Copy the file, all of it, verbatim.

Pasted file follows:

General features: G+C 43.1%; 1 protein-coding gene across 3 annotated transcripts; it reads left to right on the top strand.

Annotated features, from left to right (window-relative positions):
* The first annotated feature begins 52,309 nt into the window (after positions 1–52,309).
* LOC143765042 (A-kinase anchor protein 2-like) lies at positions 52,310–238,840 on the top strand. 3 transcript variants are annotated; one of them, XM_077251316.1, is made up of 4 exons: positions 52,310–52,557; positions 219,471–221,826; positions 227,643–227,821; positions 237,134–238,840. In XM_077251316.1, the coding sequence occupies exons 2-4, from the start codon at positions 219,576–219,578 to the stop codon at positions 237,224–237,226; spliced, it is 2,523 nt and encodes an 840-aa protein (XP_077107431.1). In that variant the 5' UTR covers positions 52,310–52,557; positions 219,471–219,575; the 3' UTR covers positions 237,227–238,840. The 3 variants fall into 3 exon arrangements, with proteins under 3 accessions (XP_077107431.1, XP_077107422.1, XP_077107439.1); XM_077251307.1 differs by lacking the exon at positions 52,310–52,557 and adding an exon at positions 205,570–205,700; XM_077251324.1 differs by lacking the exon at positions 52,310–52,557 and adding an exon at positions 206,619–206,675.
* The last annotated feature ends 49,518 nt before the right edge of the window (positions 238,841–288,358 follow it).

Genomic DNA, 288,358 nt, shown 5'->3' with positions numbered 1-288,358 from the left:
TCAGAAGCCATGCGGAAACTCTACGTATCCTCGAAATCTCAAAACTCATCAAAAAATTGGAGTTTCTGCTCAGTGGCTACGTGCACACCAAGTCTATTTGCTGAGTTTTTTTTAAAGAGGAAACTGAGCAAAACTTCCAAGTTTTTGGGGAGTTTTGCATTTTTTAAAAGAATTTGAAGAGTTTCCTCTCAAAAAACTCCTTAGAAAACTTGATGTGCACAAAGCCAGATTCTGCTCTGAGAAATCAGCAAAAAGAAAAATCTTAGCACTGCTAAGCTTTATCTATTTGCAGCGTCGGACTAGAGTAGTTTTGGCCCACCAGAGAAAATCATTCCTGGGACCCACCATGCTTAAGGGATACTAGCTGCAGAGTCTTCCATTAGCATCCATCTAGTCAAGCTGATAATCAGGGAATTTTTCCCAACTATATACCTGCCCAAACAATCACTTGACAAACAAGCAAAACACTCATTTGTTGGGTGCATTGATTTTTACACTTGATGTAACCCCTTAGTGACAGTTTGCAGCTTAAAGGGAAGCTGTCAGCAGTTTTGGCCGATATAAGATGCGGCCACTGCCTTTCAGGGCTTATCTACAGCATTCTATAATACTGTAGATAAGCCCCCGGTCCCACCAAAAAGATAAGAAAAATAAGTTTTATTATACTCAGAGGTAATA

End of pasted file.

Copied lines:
General features: G+C 43.1%; 1 protein-coding gene across 3 annotated transcripts; it reads left to right on the top strand.

Annotated features, from left to right (window-relative positions):
* The first annotated feature begins 52,309 nt into the window (after positions 1–52,309).
* LOC143765042 (A-kinase anchor protein 2-like) lies at positions 52,310–238,840 on the top strand. 3 transcript variants are annotated; one of them, XM_077251316.1, is made up of 4 exons: positions 52,310–52,557; positions 219,471–221,826; positions 227,643–227,821; positions 237,134–238,840. In XM_077251316.1, the coding sequence occupies exons 2-4, from the start codon at positions 219,576–219,578 to the stop codon at positions 237,224–237,226; spliced, it is 2,523 nt and encodes an 840-aa protein (XP_077107431.1). In that variant the 5' UTR covers positions 52,310–52,557; positions 219,471–219,575; the 3' UTR covers positions 237,227–238,840. The 3 variants fall into 3 exon arrangements, with proteins under 3 accessions (XP_077107431.1, XP_077107422.1, XP_077107439.1); XM_077251307.1 differs by lacking the exon at positions 52,310–52,557 and adding an exon at positions 205,570–205,700; XM_077251324.1 differs by lacking the exon at positions 52,310–52,557 and adding an exon at positions 206,619–206,675.
* The last annotated feature ends 49,518 nt before the right edge of the window (positions 238,841–288,358 follow it).

Genomic DNA, 288,358 nt, shown 5'->3' with positions numbered 1-288,358 from the left:
TCAGAAGCCATGCGGAAACTCTACGTATCCTCGAAATCTCAAAACTCATCAAAAAATTGGAGTTTCTGCTCAGTGGCTACGTGCACACCAAGTCTATTTGCTGAGTTTTTTTTAAAGAGGAAACTGAGCAAAACTTCCAAGTTTTTGGGGAGTTTTGCATTTTTTAAAAGAATTTGAAGAGTTTCCTCTCAAAAAACTCCTTAGAAAACTTGATGTGCACAAAGCCAGATTCTGCTCTGAGAAATCAGCAAAAAGAAAAATCTTAGCACTGCTAAGCTTTATCTATTTGCAGCGTCGGACTAGAGTAGTTTTGGCCCACCAGAGAAAATCATTCCTGGGACCCACCATGCTTAAGGGATACTAGCTGCAGAGTCTTCCATTAGCATCCATCTAGTCAAGCTGATAATCAGGGAATTTTTCCCAACTATATACCTGCCCAAACAATCACTTGACAAACAAGCAAAACACTCATTTGTTGGGTGCATTGATTTTTACACTTGATGTAACCCCTTAGTGACAGTTTGCAGCTTAAAGGGAAGCTGTCAGCAGTTTTGGCCGATATAAGATGCGGCCACTGCCTTTCAGGGCTTATCTACAGCATTCTATAATACTGTAGATAAGCCCCCGGTCCCACCAAAAAGATAAGAAAAATAAGTTTTATTATACTCAGAGGTAATA